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In recent years, considerable research effort has been involved in studying the influence of landscape patterns on biodiversity, triggered by the wide availability of biological data, as well as by the development of sophisticated species distribution models (SDMs), capable of predicting the presence of a species as a function of environmental variables (Elith & Leathwick, 2009). The reliability of SDMs is based on the quality of occurrence data and the use of environmental predictors linked to species occurrence (Austin, 2007). For instance, presence data collected through nationwide standardised monitoring programmes provide enormous advantages in using SDMs, due to the creation of large databases (Elith & Leathwick, 2009), hosting large amounts of occurrences and covering a wide, biologically significant area. Appropriate environmental predictors are those supposed to best describe the set of abiotic and biotic conditions affecting species occurrence, i.e., those characterising the species ecological niche (sensu Hutchinson; Hutchinson, 1957; Holt, 2009). Indeed, large-scale species distribution modelling can be useful for addressing species-habitat relationships at multiple spatial scales in order to understand the spatial variability in habitat selection (Farashi, Kaboli & Karami, 2013; Chefaoui et al., 2015; Morand et al., 2015). Also, considering the spatial heterogeneity in the environment has become essential in many studies regarding reproduction, meta-population dynamics, gene flow, dispersal and connectivity (Bender, Tischendorf & Fahrig, 2003; Wang et al., 2008; Ryberg et al., 2013). Recent studies have addressed this issue to propose alternative conservation strategies (Nixon et al., 2014), to monitor landscape change (Darvishi, Fakheran & Soffianian, 2015) and to give insight into the distribution of native and non-native species (Kumar, Stohlgren & Chong, 2006). Moreover, spatial patterns are considered major drivers of many ecosystem processes (Uuemaa, Mander & Marja, 2013).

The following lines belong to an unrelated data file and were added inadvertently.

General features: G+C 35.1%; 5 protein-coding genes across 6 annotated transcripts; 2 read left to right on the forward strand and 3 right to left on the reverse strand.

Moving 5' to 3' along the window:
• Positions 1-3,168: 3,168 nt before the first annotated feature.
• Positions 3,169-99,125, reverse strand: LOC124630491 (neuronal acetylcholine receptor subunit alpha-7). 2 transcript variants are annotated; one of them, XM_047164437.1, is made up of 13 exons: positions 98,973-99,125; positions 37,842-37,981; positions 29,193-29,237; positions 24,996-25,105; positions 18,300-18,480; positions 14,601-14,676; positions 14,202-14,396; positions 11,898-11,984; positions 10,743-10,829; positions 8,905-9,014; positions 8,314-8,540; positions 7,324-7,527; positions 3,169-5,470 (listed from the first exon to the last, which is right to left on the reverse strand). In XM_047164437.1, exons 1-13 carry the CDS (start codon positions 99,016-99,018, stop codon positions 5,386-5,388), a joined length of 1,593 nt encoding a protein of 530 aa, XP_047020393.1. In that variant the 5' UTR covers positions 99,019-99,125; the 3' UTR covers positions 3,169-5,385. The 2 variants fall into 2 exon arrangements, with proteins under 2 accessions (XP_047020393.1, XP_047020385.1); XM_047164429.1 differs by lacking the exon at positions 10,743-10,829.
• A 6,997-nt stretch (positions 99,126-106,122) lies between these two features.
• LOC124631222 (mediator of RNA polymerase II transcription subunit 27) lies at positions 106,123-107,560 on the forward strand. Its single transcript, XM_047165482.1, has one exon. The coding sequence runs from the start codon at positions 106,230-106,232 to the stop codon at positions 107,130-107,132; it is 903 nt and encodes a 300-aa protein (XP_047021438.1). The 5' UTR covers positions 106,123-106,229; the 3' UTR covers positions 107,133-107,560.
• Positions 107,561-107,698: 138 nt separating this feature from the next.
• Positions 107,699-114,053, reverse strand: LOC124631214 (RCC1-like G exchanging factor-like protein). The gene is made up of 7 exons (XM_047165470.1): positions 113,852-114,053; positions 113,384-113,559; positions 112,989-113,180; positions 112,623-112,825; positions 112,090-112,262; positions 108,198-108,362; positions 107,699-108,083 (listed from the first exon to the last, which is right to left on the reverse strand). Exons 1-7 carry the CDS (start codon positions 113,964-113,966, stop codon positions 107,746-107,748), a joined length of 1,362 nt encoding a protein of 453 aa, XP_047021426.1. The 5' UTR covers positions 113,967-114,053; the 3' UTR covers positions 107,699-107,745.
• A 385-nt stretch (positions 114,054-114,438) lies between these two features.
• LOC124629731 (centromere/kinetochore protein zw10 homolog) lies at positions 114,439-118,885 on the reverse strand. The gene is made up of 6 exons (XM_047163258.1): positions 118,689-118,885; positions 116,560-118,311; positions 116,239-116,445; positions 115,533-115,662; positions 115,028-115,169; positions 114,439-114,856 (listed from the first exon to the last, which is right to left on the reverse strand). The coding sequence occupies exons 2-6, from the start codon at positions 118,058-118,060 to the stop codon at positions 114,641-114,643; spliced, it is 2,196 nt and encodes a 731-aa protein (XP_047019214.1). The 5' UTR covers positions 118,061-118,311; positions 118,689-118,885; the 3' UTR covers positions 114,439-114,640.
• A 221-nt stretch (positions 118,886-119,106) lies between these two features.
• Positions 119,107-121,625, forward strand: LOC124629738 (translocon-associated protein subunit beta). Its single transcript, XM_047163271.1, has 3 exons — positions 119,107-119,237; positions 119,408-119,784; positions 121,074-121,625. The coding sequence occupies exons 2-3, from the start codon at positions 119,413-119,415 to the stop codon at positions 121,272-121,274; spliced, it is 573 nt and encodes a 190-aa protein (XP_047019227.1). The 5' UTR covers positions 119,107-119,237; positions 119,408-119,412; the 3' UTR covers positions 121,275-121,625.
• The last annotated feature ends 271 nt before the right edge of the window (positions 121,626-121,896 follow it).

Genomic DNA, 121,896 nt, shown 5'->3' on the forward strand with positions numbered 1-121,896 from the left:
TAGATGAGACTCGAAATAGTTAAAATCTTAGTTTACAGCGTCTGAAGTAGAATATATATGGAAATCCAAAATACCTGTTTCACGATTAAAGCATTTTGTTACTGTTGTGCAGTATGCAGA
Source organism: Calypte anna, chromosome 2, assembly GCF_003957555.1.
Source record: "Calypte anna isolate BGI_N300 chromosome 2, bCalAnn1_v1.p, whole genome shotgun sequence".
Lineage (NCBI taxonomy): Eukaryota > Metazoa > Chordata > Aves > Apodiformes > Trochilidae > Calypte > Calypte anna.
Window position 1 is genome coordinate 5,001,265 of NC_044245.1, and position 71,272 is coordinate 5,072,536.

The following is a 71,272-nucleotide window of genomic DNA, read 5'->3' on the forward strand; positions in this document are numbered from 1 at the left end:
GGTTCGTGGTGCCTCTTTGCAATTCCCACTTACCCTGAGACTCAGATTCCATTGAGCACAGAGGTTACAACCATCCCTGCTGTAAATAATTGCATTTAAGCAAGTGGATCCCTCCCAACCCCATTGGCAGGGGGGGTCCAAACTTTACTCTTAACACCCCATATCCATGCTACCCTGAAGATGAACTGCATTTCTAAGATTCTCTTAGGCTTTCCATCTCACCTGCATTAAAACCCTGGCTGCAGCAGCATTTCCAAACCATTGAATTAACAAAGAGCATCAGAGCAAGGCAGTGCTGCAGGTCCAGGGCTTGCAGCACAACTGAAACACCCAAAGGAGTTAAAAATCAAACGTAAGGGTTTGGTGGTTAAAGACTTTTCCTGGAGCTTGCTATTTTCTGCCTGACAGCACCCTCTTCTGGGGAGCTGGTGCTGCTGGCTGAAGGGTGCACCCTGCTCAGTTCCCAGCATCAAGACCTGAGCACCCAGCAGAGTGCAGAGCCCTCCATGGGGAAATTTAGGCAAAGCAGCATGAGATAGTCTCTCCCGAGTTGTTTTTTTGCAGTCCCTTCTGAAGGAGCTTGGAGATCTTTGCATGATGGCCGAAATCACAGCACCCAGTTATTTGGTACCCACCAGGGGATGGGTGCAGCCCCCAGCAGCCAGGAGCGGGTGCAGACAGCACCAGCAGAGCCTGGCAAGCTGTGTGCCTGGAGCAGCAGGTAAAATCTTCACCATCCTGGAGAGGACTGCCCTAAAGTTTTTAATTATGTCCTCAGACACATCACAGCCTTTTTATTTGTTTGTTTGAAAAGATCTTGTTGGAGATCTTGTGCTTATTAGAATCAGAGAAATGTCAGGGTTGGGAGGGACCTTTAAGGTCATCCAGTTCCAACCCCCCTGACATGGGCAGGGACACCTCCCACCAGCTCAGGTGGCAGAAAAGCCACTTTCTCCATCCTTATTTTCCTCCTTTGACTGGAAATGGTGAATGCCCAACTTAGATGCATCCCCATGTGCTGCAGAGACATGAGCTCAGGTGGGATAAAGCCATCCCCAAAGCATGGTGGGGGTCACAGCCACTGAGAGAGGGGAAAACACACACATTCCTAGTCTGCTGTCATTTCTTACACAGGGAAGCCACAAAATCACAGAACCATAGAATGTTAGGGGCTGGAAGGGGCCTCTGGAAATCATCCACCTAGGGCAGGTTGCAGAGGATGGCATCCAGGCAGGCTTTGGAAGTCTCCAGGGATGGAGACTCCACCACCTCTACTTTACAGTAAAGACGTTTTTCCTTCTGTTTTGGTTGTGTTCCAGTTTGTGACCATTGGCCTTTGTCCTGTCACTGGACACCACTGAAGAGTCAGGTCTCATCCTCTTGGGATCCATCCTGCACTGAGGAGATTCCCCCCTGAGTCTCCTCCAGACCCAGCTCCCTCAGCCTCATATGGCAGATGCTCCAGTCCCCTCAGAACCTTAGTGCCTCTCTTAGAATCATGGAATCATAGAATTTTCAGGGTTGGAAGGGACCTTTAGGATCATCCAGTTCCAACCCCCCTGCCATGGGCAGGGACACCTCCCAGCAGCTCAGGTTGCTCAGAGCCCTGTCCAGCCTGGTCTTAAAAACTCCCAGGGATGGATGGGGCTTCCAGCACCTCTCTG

Although landscape heterogeneity may promote biodiversity due to the increase in habitat types (i.e., spatial heterogeneity) (Wiens, 1976; Loehle et al., 2005; Schindler et al., 2013), a highly diverse landscape arising from anthropogenic fragmentation may result in the loss of natural habitats and specialist species, which frequently require large patches of relatively unaltered habitat (e.g., extensive areas of well-preserved forests) (Marvier, Kareiva & Neubert, 2004). Therefore, fragmentation can sometimes produce a simplification of the biological community, or biotic homogenisation across the landscape (McKinney & Lockwood, 1999). Such a consequence derives from the loss of unique habitats, which are not replaceable in the short term (Fahrig, 2003).

Species abundance is also influenced by spatial variability, being affected by spatial gradients in the environmental parameters that form the environmental niche (Martínez-Meyer et al., 2013). Optimal conditions can be found where the environmental parameters are close to the centroid of the Hutchinsonian niche (Hutchinson, 1957). Hence, environmental variability can influence both the presence and abundance of a species. Indeed, the decrease in abundance could warn about a species decline in population and/or range extent earlier than a decrease in environmental suitability. In fact, abundance could also be low in highly suitable regions, in response to local limiting factors (VanDerWal et al., 2009).